Origins of Easter Traditions

Origins+of+Easter+Traditions

Elena Keller

When people think of Easter they often think of the eggs, bunnies, and baskets of candy that are synonymous with the holiday. But how did these traditions come to be?

According to Encyclopaedia Britannica, the origin of the name “Easter” itself is deliberated. Some historians say that the name Easter comes from the Latin phrase “in albis,” which means “dawn,” and is translated to “eostarum” in Old High German.

Other historians claim that the name is derived from Eostre, or Eostrae, the Anglo-Saxon goddess of spring. This coincides with the belief that many of the traditions and symbols of Easter, and Christian holidays in general, have pagan roots.

Regardless of where the name came from, and its potential connections to paganism, Easter is a very important religious holiday among Christians. According to History.com, Easter celebrates the resurrection of Jesus Christ, which is the foundation on which the Christian faith is built.

Christians believe that Jesus rose from the dead, three days after being crucified by the Romans under Pontius Pilate. The celebration of Easter brings an end to the “Passion of Christ” which began with a 40 day period of Lent and ends with the Holy Week (Palm Sunday, Holy Thursday, Good Friday, etc.).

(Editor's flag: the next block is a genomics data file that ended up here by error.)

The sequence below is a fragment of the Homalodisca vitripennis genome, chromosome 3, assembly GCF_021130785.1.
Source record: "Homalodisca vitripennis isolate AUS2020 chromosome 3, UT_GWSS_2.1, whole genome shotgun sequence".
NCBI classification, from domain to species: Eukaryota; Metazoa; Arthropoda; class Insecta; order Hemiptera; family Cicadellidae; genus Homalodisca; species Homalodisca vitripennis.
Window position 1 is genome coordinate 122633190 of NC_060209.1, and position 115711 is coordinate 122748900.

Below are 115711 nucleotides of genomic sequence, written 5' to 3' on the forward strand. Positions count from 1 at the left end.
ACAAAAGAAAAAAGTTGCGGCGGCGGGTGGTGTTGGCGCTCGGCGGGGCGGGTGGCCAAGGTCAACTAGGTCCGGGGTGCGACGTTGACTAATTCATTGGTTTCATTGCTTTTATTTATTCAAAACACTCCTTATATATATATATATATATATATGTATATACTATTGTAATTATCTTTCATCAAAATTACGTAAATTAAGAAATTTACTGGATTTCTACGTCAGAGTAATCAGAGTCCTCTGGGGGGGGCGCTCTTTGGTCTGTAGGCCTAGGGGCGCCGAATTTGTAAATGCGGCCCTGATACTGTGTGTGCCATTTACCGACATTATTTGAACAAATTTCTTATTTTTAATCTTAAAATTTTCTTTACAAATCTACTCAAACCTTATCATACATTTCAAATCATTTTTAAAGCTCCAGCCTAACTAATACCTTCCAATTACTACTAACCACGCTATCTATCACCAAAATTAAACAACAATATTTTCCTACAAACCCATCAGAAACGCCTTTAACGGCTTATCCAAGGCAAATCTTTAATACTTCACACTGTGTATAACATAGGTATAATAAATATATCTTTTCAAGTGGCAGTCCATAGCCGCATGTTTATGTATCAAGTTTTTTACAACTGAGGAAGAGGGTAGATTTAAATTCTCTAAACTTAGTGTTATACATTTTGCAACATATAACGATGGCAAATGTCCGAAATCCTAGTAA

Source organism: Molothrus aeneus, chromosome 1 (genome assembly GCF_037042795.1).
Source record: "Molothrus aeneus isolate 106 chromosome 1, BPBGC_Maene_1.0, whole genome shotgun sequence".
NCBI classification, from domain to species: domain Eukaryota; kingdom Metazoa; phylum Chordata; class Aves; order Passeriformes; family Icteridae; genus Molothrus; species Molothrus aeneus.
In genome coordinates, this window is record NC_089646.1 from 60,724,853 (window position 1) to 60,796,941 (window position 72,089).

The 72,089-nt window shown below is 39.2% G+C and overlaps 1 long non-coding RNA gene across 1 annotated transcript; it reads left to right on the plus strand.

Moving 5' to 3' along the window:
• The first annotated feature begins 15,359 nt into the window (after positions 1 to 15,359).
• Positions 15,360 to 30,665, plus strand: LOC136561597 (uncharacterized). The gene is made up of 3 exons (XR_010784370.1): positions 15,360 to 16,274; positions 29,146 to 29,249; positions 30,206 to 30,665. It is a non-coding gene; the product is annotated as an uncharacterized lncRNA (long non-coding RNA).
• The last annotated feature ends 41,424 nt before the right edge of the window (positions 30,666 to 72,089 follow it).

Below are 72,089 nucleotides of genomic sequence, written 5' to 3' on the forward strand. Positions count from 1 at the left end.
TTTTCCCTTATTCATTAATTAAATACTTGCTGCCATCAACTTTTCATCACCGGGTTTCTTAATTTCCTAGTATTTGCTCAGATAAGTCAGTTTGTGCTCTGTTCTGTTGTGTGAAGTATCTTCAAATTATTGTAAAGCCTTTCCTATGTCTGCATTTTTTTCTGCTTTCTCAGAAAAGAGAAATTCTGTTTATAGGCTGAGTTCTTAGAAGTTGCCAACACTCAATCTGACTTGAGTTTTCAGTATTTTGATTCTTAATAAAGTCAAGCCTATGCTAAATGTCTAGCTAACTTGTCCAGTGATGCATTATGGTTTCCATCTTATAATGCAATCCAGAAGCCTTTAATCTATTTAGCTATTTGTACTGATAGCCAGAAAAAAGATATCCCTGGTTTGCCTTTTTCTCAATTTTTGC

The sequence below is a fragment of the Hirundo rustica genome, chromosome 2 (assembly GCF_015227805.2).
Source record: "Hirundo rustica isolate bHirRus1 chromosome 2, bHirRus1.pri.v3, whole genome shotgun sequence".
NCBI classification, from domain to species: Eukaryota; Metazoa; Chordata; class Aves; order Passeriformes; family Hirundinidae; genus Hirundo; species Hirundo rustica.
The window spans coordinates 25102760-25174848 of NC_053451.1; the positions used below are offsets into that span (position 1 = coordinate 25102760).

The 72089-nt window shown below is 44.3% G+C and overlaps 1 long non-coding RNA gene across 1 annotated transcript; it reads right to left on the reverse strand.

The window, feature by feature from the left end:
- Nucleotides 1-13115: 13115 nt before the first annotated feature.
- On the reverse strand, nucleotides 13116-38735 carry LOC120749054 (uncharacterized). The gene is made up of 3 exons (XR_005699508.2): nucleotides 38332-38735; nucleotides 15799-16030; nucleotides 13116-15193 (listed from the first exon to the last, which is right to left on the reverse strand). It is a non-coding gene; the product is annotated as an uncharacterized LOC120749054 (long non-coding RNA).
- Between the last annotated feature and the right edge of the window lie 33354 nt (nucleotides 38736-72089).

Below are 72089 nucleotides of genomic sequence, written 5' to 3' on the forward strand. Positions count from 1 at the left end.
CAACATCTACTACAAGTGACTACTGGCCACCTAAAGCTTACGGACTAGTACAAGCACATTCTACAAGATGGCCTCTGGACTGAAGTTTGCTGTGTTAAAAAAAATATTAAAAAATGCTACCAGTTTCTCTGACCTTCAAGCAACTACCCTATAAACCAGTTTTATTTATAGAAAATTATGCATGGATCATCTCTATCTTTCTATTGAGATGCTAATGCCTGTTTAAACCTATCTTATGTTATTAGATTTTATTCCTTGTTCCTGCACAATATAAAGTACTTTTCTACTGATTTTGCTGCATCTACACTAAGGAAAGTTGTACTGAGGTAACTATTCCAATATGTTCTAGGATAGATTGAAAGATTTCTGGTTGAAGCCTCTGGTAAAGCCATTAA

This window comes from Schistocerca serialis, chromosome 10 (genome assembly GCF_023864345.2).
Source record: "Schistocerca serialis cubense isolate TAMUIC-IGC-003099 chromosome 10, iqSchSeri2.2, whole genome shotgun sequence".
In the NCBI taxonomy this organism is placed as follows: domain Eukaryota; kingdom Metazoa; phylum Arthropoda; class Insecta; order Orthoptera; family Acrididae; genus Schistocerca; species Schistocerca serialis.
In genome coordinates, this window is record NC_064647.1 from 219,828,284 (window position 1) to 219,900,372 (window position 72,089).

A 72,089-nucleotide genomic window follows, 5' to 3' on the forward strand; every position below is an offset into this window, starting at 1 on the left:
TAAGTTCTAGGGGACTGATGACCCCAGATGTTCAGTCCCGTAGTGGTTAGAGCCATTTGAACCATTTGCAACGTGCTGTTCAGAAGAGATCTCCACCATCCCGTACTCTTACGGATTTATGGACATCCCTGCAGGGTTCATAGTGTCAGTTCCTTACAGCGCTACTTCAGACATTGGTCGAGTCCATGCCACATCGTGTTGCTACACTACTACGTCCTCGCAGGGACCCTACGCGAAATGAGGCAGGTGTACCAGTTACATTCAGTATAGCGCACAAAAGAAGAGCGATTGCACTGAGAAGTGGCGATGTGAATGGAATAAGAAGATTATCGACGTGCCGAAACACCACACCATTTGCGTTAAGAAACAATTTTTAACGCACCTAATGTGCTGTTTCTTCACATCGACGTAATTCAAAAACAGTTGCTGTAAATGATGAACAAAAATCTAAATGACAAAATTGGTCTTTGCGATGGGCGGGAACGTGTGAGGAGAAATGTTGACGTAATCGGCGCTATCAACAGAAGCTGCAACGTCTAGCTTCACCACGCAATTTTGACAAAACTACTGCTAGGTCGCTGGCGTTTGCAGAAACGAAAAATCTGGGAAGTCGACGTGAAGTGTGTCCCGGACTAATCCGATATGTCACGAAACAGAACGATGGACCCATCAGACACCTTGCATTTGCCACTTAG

So where do the bunnies, eggs, and candy come into play? These traditions, like the name Easter itself, are said to have pagan roots, causing some Christians to not celebrate any of the non-religious traditions of Easter.
In pagan traditions, eggs are meant to symbolize fertility and birth. Christians used the idea of eggs granting new life to symbolize Jesus emerging alive from the tomb. However, the use of eggs being decorated for Easter was first recorded in the 13th century.

During this time, religious officials prohibited the eating of eggs during Holy Week. Since chickens continued to lay eggs during this week, some people would decorate the leftover eggs, making sure to specify they were Holy Week eggs.

Many people also participate in Easter egg “hunts,” especially in the United States. The most famous Easter egg tradition in the United States is the annual White House egg roll, where children come to roll eggs down Capitol Hill.

Some households also celebrate the idea of the Easter Bunny, who comes to bring baskets of candy and eggs to children. The origins of the Easter Bunny are said to come from German immigrants in the 1700s who associated the new arrival of baby bunnies in the meadows with birth and renewal.

Several Protestant denominations, such as Lutherans and the Quakers, have opted to not celebrate any Easter traditions, deeming them too pagan.

So while people stay inside their homes this upcoming Sunday to celebrate Easter, they could find time to reflect on the history of their traditions and how this holiday came to be.